Some of them weren't great beauties -- Sissy Spacek, Sally Field -- but their intense natures, and their talent, were necessary to an industry that told stories of genuine human struggle without the contrivances so rampant today. These women had skills and intelligence, and were backed by clever scripts and directors whose artistic vision wasn't blocked by a paycheck. Most important, they had sex appeal, an allure that didn't need an airbrush, dexterous camera angles, stripteases or cheesy, innuendo-ridden one-liners. Their sexuality was cerebral and physical, as mysterious as it was blatant. And even if their stories weren't about sexual love, they still had full erotic and intellectual lives, and so were like real women whose stories were fascinating to witness.

In 1983, readers of Harper's Bazaar magazine named Karen Allen one of the world's most beautiful women. Karen Allen, of whom most 21st century moviegoers have probably never heard, made her screen debut in 1978's "National Lampoon's Animal House," an important mark on the "American Pie" ancestral line. Though "Animal House" was free of flute sex and pie-fucking, it still succeeded in being a fairly mindless fraternity romp. Allen played one of the main guy's girlfriends, a smart, contemplative student who ends up sleeping with her professor. The kicker about Karen Allen was that she was short and skinny, with plain brown hair and an unremarkable, makeupless face. But even cast alongside cute actresses hired to play sexy sorority girls, she was the most desirable woman in the film.

In 1981, she played Indiana Jones' long-lost girlfriend, Marion, in the legendary "Raiders of the Lost Ark." Instead of being a buxom, screaming wristwatch, she was as fearless as our hero. Marion's spunk causes Indy to say, "Boy, you're something," a phrase movie men used to tell those dames that attracted and matched them in mind and action. The Indiana Jones series' last episode featured a gorgeous bitch blonde who had none of Marion's sass, and thus, barely any chemistry with the G-spot otherwise known as Harrison Ford. True fans always missed Allen.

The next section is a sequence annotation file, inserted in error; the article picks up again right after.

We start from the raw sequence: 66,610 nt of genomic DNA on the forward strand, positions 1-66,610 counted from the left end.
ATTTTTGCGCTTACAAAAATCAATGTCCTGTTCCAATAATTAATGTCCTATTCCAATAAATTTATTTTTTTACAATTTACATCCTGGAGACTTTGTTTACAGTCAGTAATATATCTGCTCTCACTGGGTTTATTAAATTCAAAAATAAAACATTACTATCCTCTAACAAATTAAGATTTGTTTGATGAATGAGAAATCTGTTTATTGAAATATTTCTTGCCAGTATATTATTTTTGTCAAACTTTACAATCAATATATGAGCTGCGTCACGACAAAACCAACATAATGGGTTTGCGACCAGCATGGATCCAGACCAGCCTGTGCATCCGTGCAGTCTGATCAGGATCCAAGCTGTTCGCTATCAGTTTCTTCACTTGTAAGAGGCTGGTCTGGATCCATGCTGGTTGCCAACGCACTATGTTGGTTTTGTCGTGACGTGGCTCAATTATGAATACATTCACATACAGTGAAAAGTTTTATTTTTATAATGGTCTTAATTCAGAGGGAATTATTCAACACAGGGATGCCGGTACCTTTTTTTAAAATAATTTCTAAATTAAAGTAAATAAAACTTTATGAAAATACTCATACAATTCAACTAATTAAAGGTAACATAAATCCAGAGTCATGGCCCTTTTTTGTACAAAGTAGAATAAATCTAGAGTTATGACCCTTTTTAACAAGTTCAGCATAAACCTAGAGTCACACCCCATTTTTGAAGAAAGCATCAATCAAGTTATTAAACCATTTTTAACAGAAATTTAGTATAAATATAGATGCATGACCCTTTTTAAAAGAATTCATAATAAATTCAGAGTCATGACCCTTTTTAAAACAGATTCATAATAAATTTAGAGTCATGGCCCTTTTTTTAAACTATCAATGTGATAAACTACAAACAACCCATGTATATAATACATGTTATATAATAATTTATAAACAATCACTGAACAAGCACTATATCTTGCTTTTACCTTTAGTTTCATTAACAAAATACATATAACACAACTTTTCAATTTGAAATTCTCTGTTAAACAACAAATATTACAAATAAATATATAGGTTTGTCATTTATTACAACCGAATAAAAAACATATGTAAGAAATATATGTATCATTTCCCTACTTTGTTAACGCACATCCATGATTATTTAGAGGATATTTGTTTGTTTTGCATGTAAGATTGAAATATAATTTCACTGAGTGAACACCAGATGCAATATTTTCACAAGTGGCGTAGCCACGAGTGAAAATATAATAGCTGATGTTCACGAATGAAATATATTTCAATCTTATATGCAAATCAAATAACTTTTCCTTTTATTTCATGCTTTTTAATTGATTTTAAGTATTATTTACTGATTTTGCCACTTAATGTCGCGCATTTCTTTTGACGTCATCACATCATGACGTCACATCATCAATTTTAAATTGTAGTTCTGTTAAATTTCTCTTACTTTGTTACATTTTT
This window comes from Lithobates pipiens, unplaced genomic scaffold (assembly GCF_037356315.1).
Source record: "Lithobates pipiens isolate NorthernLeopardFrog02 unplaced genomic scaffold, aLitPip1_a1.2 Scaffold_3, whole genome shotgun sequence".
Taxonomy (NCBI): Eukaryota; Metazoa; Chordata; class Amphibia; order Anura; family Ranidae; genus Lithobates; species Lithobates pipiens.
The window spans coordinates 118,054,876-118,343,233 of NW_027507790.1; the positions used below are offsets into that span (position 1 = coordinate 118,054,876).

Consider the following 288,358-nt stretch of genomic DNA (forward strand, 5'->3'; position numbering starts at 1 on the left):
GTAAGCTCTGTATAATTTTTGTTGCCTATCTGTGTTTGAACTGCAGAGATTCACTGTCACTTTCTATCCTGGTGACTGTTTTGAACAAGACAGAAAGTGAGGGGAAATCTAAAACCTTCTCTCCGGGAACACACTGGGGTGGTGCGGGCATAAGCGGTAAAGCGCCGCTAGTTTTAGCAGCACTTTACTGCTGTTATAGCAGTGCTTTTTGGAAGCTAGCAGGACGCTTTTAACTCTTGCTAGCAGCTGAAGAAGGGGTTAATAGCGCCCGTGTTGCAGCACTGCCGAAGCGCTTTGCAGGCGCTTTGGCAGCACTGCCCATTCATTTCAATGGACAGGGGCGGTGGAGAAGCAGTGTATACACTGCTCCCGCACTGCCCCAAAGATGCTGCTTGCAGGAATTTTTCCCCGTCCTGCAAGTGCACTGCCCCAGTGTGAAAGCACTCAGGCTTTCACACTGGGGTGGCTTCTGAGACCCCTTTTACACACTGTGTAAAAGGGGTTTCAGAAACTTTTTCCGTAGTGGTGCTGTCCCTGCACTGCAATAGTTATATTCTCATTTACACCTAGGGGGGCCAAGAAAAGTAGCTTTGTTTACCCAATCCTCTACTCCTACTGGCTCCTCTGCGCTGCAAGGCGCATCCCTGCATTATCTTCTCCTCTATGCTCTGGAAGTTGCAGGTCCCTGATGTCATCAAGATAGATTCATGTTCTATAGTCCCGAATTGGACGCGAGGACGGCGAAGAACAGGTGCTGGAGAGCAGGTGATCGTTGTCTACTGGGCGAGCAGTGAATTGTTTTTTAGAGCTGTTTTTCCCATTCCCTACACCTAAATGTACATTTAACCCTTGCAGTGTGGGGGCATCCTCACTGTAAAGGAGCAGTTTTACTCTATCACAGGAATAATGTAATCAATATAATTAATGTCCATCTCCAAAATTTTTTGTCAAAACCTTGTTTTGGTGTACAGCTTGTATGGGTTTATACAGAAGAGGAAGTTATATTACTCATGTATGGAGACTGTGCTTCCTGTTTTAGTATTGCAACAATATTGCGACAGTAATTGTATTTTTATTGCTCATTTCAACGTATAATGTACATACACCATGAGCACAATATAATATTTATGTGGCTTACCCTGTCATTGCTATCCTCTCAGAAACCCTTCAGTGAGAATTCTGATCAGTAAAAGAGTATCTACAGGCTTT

The '80s saw untraditionally attractive women become mega-sexbombs. Ellen Barkin, with her weird round nose and too-tiny eyes, dropped both "The Big Easy" and "Sea of Love" onto the cultural battlefield. Critics yawned, but moviegoers reeled under the mushroom cloud of her vixenish sensuality. Bug-eyed Susan Sarandon was into her 42nd year when she played frisky, poetry-spewing Annie in "Bull Durham," a flick that had Tim Robbins and stony heartthrob Kevin Costner fighting over her. Two years later, she shagged the bejesus out of a younger James Spader in "White Palace," and became an unmatched sex symbol.

Even if they weren't outright sex symbols, less attractive women could at least find a regular place on Hollywood cast lists. Rosanna Arquette's overbite and threadish blond hair didn't end her career, although her cuter sister did better in the '90s. Flaky redhead Molly Ringwald and spooky Ally Sheedy were X-generation superstars, though neither were as polished as the current generation's Brat-Packish luminaries, assuming that "American Pie" is today's "Breakfast Club" and cheerleader-gone-bad Tara Reid and weirdo Alyson Hannigan are their successors. Lea Thompson, another forgotten '80s star, was as plain as they come, but constantly landed roles playing unattainable high school beauties. She was the love of Tom Cruise's life in "All the Right Moves," the popular clique girl in "Some Kind of Wonderful" and Michael J. Fox's Oedipal temptation in "Back to the Future." None of these actresses had Playboy figures, supermodel gams, perfect teeth or Versace wardrobes -- because in real life, real women don't.